Fred Argy wants me to look at ‘moderate’ lefties and ‘moderate’ right-wingers instead of just the psycho types who want to brawl with the cops. To take (I hope) some of the heat out of comments, I will not discuss the issue of whether one group is less civil than the other, but will look at them on the same questions that I used to examine the extremes of the left-right spectrum.
The AES has a 0-10 left-right spectrum. Last time I used 0-1 for the left and 9-10 for the right. This time I will use 2-3 for the left and 7-8 for the right. This leaves out the great Australian middle, 4-6, which contains 58% of respondents to the AES.
For the strong feelings about parties and party leaders I will also relax assumptions. This is also on a 0-10 scale. Last time I used only 0 (labelled ‘strongly dislike’). This time I will use 0 and 1.
For ‘moderate’ lefties, 39% dislike the Liberal Party a lot. On the other side, 15% of ‘moderate’ right-wingers dislike the Labor Party a lot. On party leaders, 49% of ‘moderate’ lefties dislike Howard a lot, while 19% of ‘moderate’ right-wingers dislike Latham a lot. These are, I think, still pretty big differences. But I also checked to see what ‘moderate’ right-wingers thought of Bob Brown. 47% dislike Brown a lot, making him nearly as unpopular on the right as Howard is on the left. It shows that the moderate right is capable of as much dislike as the left.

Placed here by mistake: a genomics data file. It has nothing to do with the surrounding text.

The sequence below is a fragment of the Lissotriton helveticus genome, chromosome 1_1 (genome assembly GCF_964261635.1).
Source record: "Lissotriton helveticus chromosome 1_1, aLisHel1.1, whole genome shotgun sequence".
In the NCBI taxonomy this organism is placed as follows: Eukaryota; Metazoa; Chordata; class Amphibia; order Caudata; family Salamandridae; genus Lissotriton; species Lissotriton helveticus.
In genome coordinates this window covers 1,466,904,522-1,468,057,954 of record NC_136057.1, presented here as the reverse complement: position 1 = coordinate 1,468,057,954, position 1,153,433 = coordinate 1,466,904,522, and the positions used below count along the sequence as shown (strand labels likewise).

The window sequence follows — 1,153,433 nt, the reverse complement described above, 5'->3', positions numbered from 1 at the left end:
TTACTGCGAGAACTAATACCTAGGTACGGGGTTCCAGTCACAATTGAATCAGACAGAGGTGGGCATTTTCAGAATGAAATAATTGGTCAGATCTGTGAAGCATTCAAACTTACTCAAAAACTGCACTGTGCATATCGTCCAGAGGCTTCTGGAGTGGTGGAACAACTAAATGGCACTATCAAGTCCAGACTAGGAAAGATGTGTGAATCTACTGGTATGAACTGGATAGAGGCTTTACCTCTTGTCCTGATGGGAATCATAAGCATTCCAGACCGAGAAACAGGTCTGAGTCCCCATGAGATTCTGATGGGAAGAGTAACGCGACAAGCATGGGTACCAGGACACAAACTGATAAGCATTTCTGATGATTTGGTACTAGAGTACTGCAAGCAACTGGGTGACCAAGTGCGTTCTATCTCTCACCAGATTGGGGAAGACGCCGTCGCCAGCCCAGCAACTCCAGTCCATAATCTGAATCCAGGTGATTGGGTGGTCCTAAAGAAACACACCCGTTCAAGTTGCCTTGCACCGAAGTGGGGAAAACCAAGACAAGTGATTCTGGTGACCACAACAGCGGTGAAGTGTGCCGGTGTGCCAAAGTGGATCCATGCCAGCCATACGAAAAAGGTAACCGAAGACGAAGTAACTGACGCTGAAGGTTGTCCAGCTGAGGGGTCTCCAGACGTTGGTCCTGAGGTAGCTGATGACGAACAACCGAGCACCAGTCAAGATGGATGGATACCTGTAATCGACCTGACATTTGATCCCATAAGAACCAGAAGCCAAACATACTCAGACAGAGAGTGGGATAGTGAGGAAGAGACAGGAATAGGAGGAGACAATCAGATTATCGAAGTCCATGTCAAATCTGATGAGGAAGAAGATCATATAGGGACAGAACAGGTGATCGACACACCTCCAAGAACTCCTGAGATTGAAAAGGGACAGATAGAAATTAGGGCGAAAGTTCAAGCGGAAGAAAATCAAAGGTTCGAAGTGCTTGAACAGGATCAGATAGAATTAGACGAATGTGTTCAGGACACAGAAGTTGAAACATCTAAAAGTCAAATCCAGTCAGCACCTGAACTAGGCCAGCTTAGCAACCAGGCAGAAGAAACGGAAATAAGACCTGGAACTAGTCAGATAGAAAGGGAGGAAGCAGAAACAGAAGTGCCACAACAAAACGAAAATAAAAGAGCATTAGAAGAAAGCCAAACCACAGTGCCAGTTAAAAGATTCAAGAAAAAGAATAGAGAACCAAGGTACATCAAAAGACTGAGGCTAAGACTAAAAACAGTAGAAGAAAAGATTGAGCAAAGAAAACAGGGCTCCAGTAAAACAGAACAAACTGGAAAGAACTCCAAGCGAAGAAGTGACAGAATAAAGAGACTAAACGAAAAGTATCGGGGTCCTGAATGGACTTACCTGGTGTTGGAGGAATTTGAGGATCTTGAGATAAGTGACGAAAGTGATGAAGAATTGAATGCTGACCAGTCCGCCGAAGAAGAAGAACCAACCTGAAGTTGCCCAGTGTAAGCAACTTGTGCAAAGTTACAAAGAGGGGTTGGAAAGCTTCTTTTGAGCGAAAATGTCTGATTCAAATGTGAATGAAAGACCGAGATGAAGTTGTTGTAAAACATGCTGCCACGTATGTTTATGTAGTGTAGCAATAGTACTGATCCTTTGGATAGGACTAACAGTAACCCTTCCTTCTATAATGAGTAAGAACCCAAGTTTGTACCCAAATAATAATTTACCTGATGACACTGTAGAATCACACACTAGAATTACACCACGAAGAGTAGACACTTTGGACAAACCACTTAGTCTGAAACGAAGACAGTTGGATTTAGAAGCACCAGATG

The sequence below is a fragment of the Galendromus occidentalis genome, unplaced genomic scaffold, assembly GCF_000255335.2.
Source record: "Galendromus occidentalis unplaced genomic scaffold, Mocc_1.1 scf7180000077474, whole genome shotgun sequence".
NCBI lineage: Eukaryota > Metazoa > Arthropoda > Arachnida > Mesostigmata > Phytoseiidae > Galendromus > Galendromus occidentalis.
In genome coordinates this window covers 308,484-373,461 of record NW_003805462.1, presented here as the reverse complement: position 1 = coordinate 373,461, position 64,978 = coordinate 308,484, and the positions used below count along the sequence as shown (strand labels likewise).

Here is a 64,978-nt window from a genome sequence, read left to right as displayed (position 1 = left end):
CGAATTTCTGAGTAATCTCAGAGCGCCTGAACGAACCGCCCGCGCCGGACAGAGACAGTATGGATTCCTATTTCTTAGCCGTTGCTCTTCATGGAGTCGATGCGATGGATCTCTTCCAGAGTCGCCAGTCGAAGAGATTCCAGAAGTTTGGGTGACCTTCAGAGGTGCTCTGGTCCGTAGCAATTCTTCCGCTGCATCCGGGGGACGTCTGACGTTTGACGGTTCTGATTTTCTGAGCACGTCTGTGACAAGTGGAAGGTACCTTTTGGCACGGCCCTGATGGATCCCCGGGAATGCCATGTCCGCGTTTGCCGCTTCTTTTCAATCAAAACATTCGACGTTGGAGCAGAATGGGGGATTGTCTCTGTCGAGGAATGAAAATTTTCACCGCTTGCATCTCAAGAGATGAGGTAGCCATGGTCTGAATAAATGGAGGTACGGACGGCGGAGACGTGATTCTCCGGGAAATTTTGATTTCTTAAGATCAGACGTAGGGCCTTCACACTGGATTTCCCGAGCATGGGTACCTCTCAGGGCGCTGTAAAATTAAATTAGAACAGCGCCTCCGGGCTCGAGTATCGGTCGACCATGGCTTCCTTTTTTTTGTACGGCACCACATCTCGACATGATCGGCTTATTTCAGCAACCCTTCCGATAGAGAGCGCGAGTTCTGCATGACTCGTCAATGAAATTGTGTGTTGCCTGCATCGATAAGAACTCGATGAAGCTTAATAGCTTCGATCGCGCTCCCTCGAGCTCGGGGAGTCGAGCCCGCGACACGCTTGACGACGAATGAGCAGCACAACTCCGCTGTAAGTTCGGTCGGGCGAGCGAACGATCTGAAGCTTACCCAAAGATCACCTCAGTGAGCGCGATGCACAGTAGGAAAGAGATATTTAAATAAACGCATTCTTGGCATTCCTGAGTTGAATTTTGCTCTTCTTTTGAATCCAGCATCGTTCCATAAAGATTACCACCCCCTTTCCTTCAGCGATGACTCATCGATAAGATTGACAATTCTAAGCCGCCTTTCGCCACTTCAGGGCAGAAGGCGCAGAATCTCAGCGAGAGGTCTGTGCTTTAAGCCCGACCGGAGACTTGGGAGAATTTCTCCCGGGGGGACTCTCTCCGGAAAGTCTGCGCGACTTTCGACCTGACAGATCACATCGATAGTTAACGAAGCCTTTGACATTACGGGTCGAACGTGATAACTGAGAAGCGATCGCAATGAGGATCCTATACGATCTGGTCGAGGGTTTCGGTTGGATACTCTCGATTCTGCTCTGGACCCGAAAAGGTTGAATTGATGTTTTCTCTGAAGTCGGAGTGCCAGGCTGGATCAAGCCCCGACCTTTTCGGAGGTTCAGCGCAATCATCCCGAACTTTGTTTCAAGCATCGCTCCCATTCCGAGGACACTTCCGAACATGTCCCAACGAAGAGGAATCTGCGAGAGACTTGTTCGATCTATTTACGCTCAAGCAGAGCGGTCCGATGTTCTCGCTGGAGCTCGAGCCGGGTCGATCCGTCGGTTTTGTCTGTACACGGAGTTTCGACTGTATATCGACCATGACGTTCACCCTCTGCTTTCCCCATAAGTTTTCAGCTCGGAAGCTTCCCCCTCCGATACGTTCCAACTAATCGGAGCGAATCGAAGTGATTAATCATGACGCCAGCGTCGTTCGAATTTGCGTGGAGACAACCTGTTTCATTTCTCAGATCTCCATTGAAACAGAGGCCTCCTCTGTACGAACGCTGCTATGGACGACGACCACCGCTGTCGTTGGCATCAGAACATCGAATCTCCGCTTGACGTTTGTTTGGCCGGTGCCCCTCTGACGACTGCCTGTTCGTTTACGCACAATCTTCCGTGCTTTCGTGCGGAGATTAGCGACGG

On activism, there is one very big difference between the moderate right and left. 44% of the lefties had been to a protest in the previous 5 years, compared to 6% of the right-wingers. The lefties were also more likely to have worked with others to express their views, 39% compared to 22%. They were most alike on contacting officials, 38% on the left, 35% on the right. The left is more into collective action than the right.
What do middle Australians think about the leaders? 18% dislike Howard a lot. 12% disliked Latham a lot. Brown is the most unpopular, with 23.5% disliking him a lot.